SEOUL, Nov. 20 (Korea Bizwire) — With the southeastern city of Pohang still recovering from a 5.4-magnitude temblor last week that caused significant damage, the grim but necessary prospect of a major earthquake hitting Seoul has been a hot topic of discussion in South Korea in recent days.
‘What if a major earthquake hits Seoul?’ is a disturbing but nonetheless necessary question, particularly at a time when issues such as a lack of guidance and responsive measures came to light after the latest earthquake left nearly 100 people injured.
One local high school teacher highlights the underlying issue of lack of guidelines in case of a natural disaster like earthquakes as the teacher is alleged to have told students to continue studying, even as others rushed to get outside.
With the stakes now higher than ever, following two of the strongest earthquakes to date including last year’s 5.8-magnitude earthquake in Gyeongju and the Pohang earthquake from last week, many wonder what a major earthquake would look like for Seoul.
If a 6.5-magnitude temblor hits the South Korean capital, a city with a population of nearly 10 million, nearly 8,000 people are expected to be killed while leaving more than 100,000 people injured, according to earthquake simulation data from the Ministry of Public Safety and Security.
The data from the public safety ministry also showed that a 7.0-magnitude earthquake could devastate Seoul, causing over 670,000 casualties.
A 7.0-magnitude earthquake in Jung District, which is located at the heart of the Seoul, is expected to bring about total chaos, with an estimated 420,000 casualties in Seoul alone, with over 7 in 10 buildings suffering damage.
Though the probability of a major earthquake in Seoul is low, experts don’t rule out the possibility.
According to the Seoul Institute on Monday, the highest magnitude earthquake to hit Seoul and the surrounding area since 1990 was one that occurred in Gyeonggi Province measuring 3.0 on the Richter scale.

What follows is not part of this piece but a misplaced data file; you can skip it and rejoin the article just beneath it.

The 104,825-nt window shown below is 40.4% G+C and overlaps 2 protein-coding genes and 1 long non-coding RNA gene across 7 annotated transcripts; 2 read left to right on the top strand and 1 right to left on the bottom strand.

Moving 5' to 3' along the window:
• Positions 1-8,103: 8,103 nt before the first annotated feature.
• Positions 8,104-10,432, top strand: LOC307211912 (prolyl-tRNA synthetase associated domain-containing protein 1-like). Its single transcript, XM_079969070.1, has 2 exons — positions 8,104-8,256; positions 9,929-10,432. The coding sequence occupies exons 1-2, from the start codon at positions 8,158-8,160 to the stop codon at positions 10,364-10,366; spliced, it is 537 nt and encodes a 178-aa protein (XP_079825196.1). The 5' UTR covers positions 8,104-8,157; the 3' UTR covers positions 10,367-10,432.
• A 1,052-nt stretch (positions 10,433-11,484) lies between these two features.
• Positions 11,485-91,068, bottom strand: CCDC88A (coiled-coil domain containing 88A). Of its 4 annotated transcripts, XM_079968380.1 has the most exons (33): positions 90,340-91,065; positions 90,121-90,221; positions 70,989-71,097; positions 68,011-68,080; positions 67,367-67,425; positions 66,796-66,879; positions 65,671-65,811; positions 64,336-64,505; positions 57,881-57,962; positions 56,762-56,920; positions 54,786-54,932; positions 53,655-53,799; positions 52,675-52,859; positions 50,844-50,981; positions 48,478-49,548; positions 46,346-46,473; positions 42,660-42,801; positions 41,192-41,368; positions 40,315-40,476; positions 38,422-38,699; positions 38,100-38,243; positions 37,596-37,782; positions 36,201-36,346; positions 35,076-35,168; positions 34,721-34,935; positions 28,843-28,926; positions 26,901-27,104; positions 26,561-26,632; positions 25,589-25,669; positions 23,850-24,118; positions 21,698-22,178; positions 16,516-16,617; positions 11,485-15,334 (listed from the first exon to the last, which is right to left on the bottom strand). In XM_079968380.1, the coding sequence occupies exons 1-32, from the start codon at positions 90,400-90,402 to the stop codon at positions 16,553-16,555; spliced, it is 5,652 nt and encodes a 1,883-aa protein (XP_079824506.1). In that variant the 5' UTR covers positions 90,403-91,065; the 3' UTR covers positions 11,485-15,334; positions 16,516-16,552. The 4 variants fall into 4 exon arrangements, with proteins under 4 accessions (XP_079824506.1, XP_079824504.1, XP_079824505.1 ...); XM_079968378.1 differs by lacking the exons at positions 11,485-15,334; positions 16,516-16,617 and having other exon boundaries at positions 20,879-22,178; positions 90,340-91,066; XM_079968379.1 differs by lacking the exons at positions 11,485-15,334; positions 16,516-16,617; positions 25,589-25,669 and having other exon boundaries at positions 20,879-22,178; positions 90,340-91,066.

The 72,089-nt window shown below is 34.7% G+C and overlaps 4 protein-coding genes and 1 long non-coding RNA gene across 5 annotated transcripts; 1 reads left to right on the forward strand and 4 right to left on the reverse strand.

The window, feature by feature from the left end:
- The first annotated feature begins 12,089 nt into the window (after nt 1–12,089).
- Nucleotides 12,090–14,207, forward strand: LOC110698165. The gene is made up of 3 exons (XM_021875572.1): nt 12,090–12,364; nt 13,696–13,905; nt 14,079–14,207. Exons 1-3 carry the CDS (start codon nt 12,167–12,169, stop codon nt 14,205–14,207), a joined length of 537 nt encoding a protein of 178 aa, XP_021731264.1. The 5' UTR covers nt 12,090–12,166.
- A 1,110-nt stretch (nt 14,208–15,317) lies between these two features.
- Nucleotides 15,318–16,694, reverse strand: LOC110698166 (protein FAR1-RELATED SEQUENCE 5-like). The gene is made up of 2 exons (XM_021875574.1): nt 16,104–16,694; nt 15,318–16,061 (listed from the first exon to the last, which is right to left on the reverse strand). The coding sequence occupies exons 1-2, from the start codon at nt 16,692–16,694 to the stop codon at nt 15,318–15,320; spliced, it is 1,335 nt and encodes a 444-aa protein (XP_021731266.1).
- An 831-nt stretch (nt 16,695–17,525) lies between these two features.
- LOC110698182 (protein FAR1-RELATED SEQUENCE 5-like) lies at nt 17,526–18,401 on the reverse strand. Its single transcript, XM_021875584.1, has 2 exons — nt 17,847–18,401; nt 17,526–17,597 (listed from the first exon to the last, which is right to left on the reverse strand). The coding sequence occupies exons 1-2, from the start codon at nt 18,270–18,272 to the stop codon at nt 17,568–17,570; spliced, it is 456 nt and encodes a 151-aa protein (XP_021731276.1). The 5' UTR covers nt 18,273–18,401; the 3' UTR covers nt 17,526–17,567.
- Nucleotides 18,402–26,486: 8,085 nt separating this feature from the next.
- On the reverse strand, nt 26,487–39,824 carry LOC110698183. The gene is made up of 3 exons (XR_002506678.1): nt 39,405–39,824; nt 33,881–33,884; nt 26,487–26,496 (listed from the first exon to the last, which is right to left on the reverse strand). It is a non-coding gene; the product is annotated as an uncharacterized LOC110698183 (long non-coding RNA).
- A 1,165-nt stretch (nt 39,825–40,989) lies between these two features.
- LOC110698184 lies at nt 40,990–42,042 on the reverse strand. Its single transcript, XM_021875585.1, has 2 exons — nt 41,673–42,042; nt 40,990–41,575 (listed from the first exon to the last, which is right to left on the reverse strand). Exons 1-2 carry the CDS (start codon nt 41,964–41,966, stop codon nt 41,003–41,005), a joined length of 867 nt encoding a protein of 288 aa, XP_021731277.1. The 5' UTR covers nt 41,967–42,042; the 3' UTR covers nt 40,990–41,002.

“There is a fault line that runs across the eastern region of Seoul and another along the Han River, leaving open the possibility for another earthquake,” the Seoul Institute said.
Stronger earthquakes in Seoul have been recorded on multiple occasions in historic documents such as the Annals of the Joseon Dynasty.
With only 18.4 percent of public facilities such as school and hospital buildings thought to be quake-resistant, according to data from the National Emergency Management Agency in 2012, experts warn South Korea is more vulnerable than countries like Japan that are more earthquake-ready.
Concerns are also growing over so-called piloti-type buildings, residential structures supported by four to eight pillars that gained popularity in recent years for a more effective use of space.
Piloti-type buildings proved particularly vulnerable during the Pohang earthquake, with pictures having surfaced on the internet of damaged pillars dangerously withstanding the weight of a building.
Despite the vulnerabilities, the number of piloti-type buildings has been increasing in line with a growing number of single households in the country.
Nearly 9 in 10 smaller residential buildings in South Korea were found to be piloti-type as of 2015, according to data released by the Ministry of Land, Infrastructure and Transport at the request of lawmaker Yoon Young-il from the People’s Party.
Though regulations were put into law in 2015 requiring three-story or taller buildings to be built with earthquake-resistant properties, legal loopholes allowed the widespread construction of piloti buildings without earthquakes in mind, according to Oh Sang-hoon, a professor of architectural engineering at Pusan National University.
Currently, the Seoul Metropolitan Government offers an online seismic risk assessment for local residents, which can be used on its official website.
Hyunsu Yim (firstname.lastname@example.org)